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Saturday, 25.10.2014, 17:30
United States support the restitution of Jewish properties in Latvia
"The United States strongly supports restitution to those whose property was confiscated – either by the Nazis or the Communists," Clinton said, adding that this issue has been discussed during each meeting with Latvia's highest officials, writes LETA.
"This is an unfinished historical matter. I also value efforts by the Latvian government in finding a solution to this issue," the U.S. secretary of state added.
She emphasized that finding a quick and fair solution to this matter is in everyone's interest.
In turn, Rinkevics said that Latvia has a very good dialogue with the local Jewish community. He explained that those individuals, whose parents or grandparents owned property in Latvia before WWII, have had the opportunity to regain these properties during the denationalization process. At the moment, discussions are talking place regarding properties owned by Jewish organizations in pre-war Latvia – religious buildings, community buildings etc.
"We support the Jewish community and have also said that it is not always possible to return certain buildings," the minister said, adding that compensation is also possible.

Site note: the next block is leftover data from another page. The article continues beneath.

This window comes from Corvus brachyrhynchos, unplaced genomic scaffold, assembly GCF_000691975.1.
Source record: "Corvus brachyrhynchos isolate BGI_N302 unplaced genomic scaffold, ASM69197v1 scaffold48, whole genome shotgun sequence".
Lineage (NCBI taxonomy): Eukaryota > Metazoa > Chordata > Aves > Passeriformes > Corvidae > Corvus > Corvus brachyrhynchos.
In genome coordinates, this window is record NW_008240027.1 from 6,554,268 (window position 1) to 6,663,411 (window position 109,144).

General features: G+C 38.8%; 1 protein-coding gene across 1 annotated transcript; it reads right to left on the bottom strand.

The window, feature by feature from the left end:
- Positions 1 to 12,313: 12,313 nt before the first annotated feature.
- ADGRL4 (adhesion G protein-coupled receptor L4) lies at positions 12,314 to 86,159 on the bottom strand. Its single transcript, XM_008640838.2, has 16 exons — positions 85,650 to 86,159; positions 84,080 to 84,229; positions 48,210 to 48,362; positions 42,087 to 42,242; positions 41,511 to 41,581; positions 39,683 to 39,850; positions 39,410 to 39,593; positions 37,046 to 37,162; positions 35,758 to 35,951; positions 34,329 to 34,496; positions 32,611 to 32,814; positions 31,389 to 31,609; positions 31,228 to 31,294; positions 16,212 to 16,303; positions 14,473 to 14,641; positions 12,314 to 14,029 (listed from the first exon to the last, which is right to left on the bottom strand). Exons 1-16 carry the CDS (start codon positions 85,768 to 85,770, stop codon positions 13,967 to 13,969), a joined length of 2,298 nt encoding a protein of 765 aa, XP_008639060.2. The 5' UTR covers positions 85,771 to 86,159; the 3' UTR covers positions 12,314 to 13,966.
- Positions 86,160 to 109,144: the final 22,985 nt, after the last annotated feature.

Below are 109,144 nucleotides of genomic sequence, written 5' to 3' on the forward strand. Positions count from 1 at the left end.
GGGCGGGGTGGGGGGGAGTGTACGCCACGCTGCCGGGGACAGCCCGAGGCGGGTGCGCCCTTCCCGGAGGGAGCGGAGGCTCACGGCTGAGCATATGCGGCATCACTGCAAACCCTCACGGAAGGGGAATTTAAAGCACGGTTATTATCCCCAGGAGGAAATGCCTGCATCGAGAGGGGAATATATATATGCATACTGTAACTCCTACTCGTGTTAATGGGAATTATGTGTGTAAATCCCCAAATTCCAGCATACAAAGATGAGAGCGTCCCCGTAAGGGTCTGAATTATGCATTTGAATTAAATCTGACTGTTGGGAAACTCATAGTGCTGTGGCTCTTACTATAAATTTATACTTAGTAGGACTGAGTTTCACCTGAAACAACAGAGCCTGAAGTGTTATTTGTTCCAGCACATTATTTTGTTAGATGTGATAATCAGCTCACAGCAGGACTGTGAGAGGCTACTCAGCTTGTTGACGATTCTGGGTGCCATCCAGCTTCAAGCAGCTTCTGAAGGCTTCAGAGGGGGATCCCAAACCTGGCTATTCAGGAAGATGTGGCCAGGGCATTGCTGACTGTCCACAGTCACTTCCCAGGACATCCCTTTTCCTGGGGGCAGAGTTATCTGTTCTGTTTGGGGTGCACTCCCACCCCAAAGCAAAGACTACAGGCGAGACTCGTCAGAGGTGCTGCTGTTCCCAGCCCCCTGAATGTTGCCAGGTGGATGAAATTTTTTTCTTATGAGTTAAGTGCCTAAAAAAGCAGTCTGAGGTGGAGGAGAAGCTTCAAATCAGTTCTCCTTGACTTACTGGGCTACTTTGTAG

At the same time, Rinkevics said that discussions continue, because this matter is very complicated legally, emotionally and historically, and there are various different views on this issue within political circles. He emphasized that discussions with the Jewish community will continue in order to find a solution to this matter.
As reported, United States Secretary of State Hillary Clinton is on a visit to Latvia today.
Latvia is the 100th country that Clinton has visited since taking office as secretary of state.
U.S. State Department spokeswoman Victoria Nuland previously pointed out that there will be a wide range of topics discussed during Clinton's visit to Latvia.
While in Riga, Clinton will also participate in a street renaming ceremony in honor of former Under Secretary of State Sumner Welles, whose Welles Declaration formalized the U.S. refusal to recognize the forced incorporation of the Baltic Republics into the Soviet Union.
Clinton also will lay a wreath at the base of the Freedom Monument, and have informal meetings with local youths and representatives of non-governmental organizations at the University of Latvia.